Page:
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POSITIVE BREAKING

This school in India accepts plastic waste as its school fees; Know about the school

by Rishika Choudhury

Date & Time: Sep 20, 2022 8:00 PM

Read Time: 2 minute




It is not uncommon for children to arrive at school with bags. Normally, you'd expect them to be crammed with books. Students at one Indian school, however, are arriving with trash bags.

The country has a problem with plastic waste, producing 26,000 tonnes of it every day. People in Pamohi, Assam's northeastern state, had taken to burning it to keep warm during the harsh winters of the Himalayan foothills.

However, when Parmita Sarma and Mazin Mukhtar arrived in the area three years ago and established the Akshar Foundation School, they came up with an innovative idea: asking parents to pay their children's school fees with plastic waste.

Mukhtar left his job as an aero engineer to work with disadvantaged families in the United States before returning to India and meeting Sarma, a social work graduate.
Plastic waste "fees"

They came up with the idea together, requesting that each child bring in at least 25 items each week. Although the foundation is a non-profit that relies on donations, it 
claims that the plastic waste "fees" foster a sense of community ownership.

The school now has over 100 students. Not only is it assisting in the improvement of the local environment, but it has also begun to transform the lives of local families by addressing child labour.

Rather than dropping out of school at a young age to work in the local quarries for $2.50 per day, older students are paid to teach the school's younger students. Their pay rises as they advance academically.

This allows families to keep their children in school for a longer period of time. Not only do the students learn how to manage money, but they also get a hands-on lesson in the financial benefits of obtaining an education.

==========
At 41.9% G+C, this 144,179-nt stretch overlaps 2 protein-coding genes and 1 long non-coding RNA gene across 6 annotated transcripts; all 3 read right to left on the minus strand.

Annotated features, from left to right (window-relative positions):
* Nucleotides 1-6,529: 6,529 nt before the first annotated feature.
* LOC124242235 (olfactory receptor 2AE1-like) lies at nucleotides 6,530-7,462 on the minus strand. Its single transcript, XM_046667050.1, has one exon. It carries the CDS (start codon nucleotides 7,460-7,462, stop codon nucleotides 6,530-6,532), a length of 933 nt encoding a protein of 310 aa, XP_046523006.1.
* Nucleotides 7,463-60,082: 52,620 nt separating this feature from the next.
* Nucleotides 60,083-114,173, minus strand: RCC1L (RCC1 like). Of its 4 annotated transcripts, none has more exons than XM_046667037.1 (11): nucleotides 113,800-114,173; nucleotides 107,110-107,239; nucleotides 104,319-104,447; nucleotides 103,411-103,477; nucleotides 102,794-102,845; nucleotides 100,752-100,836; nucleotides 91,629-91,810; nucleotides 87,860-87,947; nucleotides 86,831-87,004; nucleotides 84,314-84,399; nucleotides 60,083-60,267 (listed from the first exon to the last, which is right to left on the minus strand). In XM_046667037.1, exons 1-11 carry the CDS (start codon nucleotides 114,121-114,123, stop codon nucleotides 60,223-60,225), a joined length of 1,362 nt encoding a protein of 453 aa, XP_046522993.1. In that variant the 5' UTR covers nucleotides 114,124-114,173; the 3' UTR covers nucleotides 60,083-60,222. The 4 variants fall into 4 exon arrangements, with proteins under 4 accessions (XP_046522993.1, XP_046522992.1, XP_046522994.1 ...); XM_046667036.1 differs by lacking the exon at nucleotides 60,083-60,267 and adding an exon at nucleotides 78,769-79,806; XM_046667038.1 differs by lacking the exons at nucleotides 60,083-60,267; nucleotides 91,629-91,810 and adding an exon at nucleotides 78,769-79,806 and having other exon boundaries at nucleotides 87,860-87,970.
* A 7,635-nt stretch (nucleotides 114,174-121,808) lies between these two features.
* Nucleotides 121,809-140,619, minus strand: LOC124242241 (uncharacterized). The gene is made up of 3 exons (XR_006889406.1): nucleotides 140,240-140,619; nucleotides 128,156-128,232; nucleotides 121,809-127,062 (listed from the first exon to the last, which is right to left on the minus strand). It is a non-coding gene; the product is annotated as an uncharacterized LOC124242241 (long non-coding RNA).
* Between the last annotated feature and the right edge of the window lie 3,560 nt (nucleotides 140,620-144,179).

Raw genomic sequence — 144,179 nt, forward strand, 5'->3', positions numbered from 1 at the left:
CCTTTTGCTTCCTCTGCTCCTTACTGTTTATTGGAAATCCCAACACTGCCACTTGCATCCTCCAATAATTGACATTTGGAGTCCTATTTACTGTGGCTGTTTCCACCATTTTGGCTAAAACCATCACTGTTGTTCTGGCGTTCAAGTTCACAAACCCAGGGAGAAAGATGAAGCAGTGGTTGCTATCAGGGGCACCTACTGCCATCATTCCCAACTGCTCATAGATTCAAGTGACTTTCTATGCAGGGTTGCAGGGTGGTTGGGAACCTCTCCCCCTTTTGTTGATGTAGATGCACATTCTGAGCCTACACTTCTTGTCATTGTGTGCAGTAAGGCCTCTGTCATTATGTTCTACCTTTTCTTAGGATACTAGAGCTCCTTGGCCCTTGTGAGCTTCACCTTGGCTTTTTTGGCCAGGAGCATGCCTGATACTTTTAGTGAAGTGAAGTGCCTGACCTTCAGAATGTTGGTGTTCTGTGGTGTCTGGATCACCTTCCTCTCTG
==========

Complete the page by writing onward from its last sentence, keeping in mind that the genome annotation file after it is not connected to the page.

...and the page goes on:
Akshar's curriculum combines practical training with traditional academic subjects, and is inspired by Mahatma Gandhi's Nai Talim, or basic education, philosophy. The goal is to help teenagers finish high school and go on to college or an apprenticeship.

Learning how to install and operate solar panels, as well as helping to run the school's landscaping business, which works to improve local public spaces, are examples of practical education. In addition, the school has partnered with an education technology charity to provide students with tablet computers and interactive learning materials to help them improve their digital literacy.

Outside of the classroom pupils run an animal shelter, too, rescuing and treating injured or abandoned dogs before finding them homes locally. And the school recycling centre produces eco-bricks that can be used for simple construction projects.

The founders have already taken their approach to the capital Delhi, helping turn around an under-performing school in just six months. Their Akshar School Reform Fellowship now plans to add five more schools next year, with one ultimate goal: transforming public schools in India.

Also Read: Now the problem of polybag plastic waste solved, created Technology

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